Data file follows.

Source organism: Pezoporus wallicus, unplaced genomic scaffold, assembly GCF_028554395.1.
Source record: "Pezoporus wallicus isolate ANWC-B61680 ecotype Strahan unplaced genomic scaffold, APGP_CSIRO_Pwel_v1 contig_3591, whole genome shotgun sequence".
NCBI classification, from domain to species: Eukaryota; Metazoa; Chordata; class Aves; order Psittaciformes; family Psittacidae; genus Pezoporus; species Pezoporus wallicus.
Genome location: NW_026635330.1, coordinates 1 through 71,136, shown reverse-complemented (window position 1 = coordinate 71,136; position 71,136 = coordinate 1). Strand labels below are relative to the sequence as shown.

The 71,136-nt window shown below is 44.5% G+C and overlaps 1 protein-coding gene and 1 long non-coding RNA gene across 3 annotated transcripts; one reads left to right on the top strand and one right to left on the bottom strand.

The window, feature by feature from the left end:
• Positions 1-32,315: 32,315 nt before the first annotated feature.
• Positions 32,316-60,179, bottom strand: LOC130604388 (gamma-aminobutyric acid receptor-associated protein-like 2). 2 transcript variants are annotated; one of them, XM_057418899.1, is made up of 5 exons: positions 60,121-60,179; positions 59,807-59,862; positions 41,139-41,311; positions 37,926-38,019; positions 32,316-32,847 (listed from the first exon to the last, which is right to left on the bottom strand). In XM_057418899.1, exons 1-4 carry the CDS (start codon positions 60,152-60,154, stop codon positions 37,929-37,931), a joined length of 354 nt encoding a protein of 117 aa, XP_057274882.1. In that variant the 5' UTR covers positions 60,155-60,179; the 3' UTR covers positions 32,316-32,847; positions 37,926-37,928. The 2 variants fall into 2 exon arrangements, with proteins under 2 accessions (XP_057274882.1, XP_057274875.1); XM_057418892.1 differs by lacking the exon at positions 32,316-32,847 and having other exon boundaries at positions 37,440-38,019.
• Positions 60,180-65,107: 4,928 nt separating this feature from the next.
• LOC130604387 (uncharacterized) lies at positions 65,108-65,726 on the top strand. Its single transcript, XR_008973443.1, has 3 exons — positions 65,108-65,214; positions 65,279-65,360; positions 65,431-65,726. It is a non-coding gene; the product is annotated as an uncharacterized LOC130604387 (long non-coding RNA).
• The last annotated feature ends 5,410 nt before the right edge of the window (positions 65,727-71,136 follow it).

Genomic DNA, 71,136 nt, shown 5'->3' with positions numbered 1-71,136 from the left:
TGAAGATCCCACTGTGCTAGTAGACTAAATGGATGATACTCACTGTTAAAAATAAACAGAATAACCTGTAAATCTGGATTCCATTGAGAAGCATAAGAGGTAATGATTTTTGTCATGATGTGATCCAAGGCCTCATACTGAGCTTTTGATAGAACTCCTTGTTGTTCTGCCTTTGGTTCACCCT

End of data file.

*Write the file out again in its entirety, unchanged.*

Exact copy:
Source organism: Pezoporus wallicus, unplaced genomic scaffold, assembly GCF_028554395.1.
Source record: "Pezoporus wallicus isolate ANWC-B61680 ecotype Strahan unplaced genomic scaffold, APGP_CSIRO_Pwel_v1 contig_3591, whole genome shotgun sequence".
NCBI classification, from domain to species: Eukaryota; Metazoa; Chordata; class Aves; order Psittaciformes; family Psittacidae; genus Pezoporus; species Pezoporus wallicus.
Genome location: NW_026635330.1, coordinates 1 through 71,136, shown reverse-complemented (window position 1 = coordinate 71,136; position 71,136 = coordinate 1). Strand labels below are relative to the sequence as shown.

The 71,136-nt window shown below is 44.5% G+C and overlaps 1 protein-coding gene and 1 long non-coding RNA gene across 3 annotated transcripts; one reads left to right on the top strand and one right to left on the bottom strand.

The window, feature by feature from the left end:
• Positions 1-32,315: 32,315 nt before the first annotated feature.
• Positions 32,316-60,179, bottom strand: LOC130604388 (gamma-aminobutyric acid receptor-associated protein-like 2). 2 transcript variants are annotated; one of them, XM_057418899.1, is made up of 5 exons: positions 60,121-60,179; positions 59,807-59,862; positions 41,139-41,311; positions 37,926-38,019; positions 32,316-32,847 (listed from the first exon to the last, which is right to left on the bottom strand). In XM_057418899.1, exons 1-4 carry the CDS (start codon positions 60,152-60,154, stop codon positions 37,929-37,931), a joined length of 354 nt encoding a protein of 117 aa, XP_057274882.1. In that variant the 5' UTR covers positions 60,155-60,179; the 3' UTR covers positions 32,316-32,847; positions 37,926-37,928. The 2 variants fall into 2 exon arrangements, with proteins under 2 accessions (XP_057274882.1, XP_057274875.1); XM_057418892.1 differs by lacking the exon at positions 32,316-32,847 and having other exon boundaries at positions 37,440-38,019.
• Positions 60,180-65,107: 4,928 nt separating this feature from the next.
• LOC130604387 (uncharacterized) lies at positions 65,108-65,726 on the top strand. Its single transcript, XR_008973443.1, has 3 exons — positions 65,108-65,214; positions 65,279-65,360; positions 65,431-65,726. It is a non-coding gene; the product is annotated as an uncharacterized LOC130604387 (long non-coding RNA).
• The last annotated feature ends 5,410 nt before the right edge of the window (positions 65,727-71,136 follow it).

Genomic DNA, 71,136 nt, shown 5'->3' with positions numbered 1-71,136 from the left:
TGAAGATCCCACTGTGCTAGTAGACTAAATGGATGATACTCACTGTTAAAAATAAACAGAATAACCTGTAAATCTGGATTCCATTGAGAAGCATAAGAGGTAATGATTTTTGTCATGATGTGATCCAAGGCCTCATACTGAGCTTTTGATAGAACTCCTTGTTGTTCTGCCTTTGGTTCACCCT